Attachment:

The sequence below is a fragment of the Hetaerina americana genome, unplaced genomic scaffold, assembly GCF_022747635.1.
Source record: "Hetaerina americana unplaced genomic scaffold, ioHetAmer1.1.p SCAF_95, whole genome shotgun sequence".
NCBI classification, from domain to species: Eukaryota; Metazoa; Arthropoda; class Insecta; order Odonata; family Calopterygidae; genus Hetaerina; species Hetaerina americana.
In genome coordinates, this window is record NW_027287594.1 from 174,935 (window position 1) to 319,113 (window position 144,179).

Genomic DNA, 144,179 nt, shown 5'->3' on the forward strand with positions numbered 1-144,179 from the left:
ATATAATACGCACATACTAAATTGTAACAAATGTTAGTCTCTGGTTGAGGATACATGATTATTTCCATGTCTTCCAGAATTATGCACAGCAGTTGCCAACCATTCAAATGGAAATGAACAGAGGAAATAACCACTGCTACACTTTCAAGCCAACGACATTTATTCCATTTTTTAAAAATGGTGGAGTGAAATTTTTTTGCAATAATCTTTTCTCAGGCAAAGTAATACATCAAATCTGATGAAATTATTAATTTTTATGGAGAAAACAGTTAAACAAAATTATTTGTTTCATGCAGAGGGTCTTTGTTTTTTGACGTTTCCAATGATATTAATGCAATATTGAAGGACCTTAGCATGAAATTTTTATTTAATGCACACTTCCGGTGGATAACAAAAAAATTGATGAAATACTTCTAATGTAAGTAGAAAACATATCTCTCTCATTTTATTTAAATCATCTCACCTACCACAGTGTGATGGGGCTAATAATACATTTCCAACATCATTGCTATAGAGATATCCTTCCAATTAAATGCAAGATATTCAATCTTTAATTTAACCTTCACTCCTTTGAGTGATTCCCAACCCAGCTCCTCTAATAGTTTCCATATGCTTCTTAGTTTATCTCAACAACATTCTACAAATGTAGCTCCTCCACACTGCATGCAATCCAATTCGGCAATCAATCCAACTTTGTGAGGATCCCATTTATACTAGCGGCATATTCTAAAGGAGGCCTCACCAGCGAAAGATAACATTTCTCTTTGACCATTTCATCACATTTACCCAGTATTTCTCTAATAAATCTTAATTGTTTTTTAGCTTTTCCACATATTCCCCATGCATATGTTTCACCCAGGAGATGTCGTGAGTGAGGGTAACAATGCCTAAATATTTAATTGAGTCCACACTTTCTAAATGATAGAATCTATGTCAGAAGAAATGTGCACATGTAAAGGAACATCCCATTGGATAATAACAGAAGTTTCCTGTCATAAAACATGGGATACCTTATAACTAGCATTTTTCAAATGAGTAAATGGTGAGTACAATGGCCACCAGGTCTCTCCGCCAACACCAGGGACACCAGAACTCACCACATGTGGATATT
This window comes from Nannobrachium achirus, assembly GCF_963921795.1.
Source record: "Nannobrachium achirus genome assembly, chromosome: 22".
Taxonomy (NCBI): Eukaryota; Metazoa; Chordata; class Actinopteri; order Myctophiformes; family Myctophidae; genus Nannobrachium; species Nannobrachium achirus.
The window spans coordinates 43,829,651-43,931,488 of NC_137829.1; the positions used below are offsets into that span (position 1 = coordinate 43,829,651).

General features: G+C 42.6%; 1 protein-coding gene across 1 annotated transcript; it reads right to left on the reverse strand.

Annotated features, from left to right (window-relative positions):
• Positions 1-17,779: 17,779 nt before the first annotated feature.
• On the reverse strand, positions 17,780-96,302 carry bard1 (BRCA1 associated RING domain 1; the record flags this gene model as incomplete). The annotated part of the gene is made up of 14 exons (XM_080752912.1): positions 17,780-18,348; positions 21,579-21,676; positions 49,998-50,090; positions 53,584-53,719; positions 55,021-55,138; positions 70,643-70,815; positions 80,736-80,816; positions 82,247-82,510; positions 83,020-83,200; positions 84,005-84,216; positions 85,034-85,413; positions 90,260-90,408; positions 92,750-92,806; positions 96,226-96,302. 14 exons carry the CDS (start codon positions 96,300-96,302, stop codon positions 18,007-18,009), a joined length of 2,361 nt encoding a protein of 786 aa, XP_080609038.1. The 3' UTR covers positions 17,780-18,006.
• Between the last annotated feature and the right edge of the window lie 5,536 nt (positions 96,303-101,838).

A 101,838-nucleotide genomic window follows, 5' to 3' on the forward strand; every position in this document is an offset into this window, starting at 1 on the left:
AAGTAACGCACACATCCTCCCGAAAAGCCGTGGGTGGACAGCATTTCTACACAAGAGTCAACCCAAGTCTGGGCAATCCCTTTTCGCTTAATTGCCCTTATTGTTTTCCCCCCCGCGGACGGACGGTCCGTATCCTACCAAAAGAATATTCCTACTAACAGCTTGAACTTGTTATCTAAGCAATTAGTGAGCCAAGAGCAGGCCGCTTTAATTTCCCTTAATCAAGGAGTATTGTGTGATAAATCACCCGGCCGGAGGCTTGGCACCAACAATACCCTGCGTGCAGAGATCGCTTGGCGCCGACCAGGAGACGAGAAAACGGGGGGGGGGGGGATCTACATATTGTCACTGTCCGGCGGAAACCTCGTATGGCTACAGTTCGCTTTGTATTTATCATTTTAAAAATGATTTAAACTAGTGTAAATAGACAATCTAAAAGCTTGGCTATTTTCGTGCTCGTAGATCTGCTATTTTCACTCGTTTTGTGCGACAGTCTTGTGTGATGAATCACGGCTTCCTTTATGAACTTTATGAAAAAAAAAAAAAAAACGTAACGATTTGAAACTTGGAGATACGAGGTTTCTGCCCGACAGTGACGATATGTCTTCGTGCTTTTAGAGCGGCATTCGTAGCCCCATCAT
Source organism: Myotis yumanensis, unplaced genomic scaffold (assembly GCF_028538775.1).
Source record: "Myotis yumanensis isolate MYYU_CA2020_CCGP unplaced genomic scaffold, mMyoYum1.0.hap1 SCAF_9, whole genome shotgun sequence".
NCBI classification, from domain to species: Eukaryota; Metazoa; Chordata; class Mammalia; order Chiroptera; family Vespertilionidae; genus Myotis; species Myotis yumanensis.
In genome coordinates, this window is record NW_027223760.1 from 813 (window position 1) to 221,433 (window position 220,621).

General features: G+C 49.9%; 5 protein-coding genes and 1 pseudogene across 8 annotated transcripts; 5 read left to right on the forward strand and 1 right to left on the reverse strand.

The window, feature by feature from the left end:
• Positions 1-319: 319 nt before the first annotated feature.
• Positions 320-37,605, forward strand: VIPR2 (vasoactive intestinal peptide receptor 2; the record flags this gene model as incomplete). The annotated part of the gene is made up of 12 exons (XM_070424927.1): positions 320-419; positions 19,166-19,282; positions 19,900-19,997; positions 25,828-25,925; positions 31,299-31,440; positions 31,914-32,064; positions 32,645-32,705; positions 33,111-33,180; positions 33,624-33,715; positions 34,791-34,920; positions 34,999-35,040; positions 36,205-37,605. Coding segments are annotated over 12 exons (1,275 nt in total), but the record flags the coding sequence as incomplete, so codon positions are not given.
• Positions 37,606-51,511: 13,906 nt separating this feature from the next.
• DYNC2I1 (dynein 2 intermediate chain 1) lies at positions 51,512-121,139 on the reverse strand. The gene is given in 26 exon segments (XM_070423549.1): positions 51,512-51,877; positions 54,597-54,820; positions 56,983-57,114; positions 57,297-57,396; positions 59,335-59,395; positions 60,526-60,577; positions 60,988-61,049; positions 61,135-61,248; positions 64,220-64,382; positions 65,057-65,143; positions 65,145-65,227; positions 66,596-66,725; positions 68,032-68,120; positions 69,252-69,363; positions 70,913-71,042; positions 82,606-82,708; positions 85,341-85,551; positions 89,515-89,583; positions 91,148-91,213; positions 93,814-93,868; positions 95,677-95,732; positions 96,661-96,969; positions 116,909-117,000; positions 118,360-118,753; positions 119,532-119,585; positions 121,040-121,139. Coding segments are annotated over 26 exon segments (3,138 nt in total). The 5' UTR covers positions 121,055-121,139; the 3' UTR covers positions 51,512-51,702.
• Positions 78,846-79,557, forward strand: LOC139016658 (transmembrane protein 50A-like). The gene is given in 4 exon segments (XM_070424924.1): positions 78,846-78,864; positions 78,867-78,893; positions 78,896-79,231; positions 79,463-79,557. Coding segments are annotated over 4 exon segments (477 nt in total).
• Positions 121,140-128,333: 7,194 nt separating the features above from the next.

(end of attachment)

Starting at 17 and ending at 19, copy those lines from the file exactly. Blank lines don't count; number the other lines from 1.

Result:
AAGTAACGCACACATCCTCCCGAAAAGCCGTGGGTGGACAGCATTTCTACACAAGAGTCAACCCAAGTCTGGGCAATCCCTTTTCGCTTAATTGCCCTTATTGTTTTCCCCCCCGCGGACGGACGGTCCGTATCCTACCAAAAGAATATTCCTACTAACAGCTTGAACTTGTTATCTAAGCAATTAGTGAGCCAAGAGCAGGCCGCTTTAATTTCCCTTAATCAAGGAGTATTGTGTGATAAATCACCCGGCCGGAGGCTTGGCACCAACAATACCCTGCGTGCAGAGATCGCTTGGCGCCGACCAGGAGACGAGAAAACGGGGGGGGGGGGGATCTACATATTGTCACTGTCCGGCGGAAACCTCGTATGGCTACAGTTCGCTTTGTATTTATCATTTTAAAAATGATTTAAACTAGTGTAAATAGACAATCTAAAAGCTTGGCTATTTTCGTGCTCGTAGATCTGCTATTTTCACTCGTTTTGTGCGACAGTCTTGTGTGATGAATCACGGCTTCCTTTATGAACTTTATGAAAAAAAAAAAAAAAACGTAACGATTTGAAACTTGGAGATACGAGGTTTCTGCCCGACAGTGACGATATGTCTTCGTGCTTTTAGAGCGGCATTCGTAGCCCCATCAT
Source organism: Myotis yumanensis, unplaced genomic scaffold (assembly GCF_028538775.1).
Source record: "Myotis yumanensis isolate MYYU_CA2020_CCGP unplaced genomic scaffold, mMyoYum1.0.hap1 SCAF_9, whole genome shotgun sequence".